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Serious miscarriages of justice need national court review, Human Rights Watch says

(Human Rights Watch/IFEX) - Kigali, May 31, 2011 - Rwanda's community-based gacaca courts have helped communities confront the country's 1994 genocide but have failed to provide credible decisions and justice in a number of cases, Human Rights Watch said in a report released today. As the gacaca courts wind down their work, Rwanda should set up specialized units in the national court system to review alleged miscarriages of justice, Human Rights Watch said.

The 144-page report, "Justice Compromised: The Legacy of Rwanda's Community-Based Gacaca Courts," assesses the courts' achievements and outlines a number of serious shortcomings in their work, including corruption and procedural irregularities. The report also examines the government's decision to transfer genocide-related rape cases to the gacaca courts and to exclude from their jurisdiction crimes committed by soldiers of the Rwandan Patriotic Front (RPF), the country's ruling party since the genocide ended in July 1994.

"Rwanda's ambitious experiment in transitional justice will leave a mixed legacy," said Daniel Bekele, Africa director at Human Rights Watch. "The courts have helped Rwandans better understand what happened in 1994, but in many cases flawed trials have led to miscarriages of justice."

The report is based on Human Rights Watch observing over 2,000 days of gacaca trials, reviewing more than 350 cases, and interviews with hundreds of participants from all sides of the gacaca process, including accused persons, genocide survivors, witnesses, other community members, judges, and local and national government officials.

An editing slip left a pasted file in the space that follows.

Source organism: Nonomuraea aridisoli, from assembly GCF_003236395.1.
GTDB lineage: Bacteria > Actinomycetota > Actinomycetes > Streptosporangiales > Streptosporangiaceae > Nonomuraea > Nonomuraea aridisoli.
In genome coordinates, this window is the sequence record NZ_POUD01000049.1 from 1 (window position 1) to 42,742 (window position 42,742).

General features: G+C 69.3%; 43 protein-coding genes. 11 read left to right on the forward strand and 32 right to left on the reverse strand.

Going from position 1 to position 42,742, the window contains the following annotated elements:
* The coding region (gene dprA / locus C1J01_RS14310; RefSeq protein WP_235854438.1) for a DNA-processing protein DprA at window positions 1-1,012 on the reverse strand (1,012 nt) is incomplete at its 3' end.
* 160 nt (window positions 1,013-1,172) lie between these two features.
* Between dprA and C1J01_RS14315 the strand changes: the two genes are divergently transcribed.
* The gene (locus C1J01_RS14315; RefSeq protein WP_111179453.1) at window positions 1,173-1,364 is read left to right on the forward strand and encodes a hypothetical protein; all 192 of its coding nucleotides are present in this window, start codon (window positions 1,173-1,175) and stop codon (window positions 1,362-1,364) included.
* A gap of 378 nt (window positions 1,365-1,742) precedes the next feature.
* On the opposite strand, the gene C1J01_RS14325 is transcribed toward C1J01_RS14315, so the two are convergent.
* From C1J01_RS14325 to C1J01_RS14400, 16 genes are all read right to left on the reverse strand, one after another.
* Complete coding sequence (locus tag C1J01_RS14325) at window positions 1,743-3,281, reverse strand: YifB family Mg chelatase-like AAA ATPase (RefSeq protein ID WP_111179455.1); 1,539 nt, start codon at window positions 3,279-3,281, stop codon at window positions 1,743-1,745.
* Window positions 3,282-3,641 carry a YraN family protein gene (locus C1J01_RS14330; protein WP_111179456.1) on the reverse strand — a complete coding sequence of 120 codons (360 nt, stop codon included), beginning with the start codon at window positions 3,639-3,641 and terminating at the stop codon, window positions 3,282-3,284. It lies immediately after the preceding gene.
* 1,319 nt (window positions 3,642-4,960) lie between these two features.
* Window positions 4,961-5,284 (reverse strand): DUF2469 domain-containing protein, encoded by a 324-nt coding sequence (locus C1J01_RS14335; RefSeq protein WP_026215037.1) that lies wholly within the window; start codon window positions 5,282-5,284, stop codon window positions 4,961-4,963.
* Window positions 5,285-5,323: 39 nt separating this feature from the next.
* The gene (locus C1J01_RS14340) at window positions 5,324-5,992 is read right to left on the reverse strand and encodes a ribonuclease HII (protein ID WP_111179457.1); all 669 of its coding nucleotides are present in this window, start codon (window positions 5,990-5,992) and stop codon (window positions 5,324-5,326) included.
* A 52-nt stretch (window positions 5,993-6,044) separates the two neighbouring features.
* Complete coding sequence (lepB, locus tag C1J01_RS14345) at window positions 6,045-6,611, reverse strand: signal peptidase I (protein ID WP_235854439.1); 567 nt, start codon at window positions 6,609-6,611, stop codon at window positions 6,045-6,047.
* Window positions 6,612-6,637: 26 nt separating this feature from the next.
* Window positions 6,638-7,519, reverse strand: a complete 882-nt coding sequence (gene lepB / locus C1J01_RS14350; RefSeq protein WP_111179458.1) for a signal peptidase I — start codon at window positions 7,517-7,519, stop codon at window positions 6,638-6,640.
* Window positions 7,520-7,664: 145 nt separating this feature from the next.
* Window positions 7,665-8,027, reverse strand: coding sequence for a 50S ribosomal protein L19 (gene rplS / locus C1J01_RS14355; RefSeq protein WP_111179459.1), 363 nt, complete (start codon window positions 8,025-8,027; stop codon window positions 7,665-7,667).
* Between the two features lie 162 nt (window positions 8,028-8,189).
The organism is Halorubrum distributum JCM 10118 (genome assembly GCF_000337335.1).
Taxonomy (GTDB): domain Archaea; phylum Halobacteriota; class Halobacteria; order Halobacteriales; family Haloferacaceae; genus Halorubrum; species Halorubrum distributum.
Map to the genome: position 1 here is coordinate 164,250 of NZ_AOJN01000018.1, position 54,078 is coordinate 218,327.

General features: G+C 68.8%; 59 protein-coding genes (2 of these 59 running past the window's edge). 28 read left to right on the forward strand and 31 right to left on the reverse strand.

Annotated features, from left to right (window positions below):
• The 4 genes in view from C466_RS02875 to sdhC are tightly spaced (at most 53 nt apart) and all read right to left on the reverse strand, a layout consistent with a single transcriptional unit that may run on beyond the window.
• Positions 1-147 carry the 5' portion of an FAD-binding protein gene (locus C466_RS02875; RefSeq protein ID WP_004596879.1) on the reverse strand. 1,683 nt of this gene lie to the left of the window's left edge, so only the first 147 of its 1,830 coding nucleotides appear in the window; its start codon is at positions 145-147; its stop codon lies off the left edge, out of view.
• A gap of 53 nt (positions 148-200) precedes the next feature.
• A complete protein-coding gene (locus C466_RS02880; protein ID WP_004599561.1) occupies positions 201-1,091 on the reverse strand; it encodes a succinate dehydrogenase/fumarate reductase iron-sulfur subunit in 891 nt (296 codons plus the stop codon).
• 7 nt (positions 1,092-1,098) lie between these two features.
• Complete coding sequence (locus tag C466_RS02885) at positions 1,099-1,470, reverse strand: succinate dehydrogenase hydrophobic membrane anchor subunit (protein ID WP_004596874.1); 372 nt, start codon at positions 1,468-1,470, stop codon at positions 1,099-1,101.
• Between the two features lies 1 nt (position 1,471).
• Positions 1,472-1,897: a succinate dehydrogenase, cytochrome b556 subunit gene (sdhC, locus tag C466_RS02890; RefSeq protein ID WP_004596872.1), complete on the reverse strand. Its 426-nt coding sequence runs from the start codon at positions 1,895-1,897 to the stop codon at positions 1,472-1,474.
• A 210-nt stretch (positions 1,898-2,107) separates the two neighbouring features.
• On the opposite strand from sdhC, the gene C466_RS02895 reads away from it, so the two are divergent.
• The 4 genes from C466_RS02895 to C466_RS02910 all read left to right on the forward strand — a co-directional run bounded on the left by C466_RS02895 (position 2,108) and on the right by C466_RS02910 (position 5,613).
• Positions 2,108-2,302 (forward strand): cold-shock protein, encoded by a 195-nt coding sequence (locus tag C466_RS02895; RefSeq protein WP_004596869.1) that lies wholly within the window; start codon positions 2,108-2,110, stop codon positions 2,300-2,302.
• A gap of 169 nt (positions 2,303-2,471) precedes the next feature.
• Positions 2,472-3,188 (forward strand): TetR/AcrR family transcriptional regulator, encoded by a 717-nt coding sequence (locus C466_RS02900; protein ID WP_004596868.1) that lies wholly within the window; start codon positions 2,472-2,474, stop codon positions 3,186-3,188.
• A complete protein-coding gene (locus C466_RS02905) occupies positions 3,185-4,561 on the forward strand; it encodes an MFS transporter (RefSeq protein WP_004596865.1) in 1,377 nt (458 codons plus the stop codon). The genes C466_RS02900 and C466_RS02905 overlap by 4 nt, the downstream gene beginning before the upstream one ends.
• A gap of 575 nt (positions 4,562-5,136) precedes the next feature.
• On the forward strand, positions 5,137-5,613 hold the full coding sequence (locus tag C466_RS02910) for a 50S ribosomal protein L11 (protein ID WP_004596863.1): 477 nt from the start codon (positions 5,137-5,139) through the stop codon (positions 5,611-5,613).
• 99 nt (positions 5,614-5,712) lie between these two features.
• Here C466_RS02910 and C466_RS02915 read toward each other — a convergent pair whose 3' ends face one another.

Since 2005, more than12,000 community-based courts have tried 1.2 million cases relating to the 1994 genocide. The violence killed more than half a million people, mostly from the country's minority Tutsi population. The community courts are known as gacaca - "grass" in the country's Kinyarwanda language, referring to the place where communities traditionally gathered to resolve disputes. The courts were scheduled to finish trials by mid-2010, but their closure was postponed in October 2010. In May 2011, the minister of justice reportedly announced that gacaca courts would officially close by December 2011.

Gacaca courts were established in 2001 to address the overload of cases in the conventional justice system and a prison crisis. By 1998, 130,000 genocide suspects were crammed into prison space designed to accommodate 12,000, resulting in inhumane conditions and thousands of deaths. Between December 1996 and early 1998, conventional courts had tried only 1,292 genocide suspects, leading to broad agreement that a new approach was needed to speed up trials.

Rwanda's 2001 gacaca law sought to resolve the bottleneck. The new gacaca courts, with government oversight but limited due process guarantees, combined modern criminal law with more traditional informal community procedures.

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To read the report, click here:

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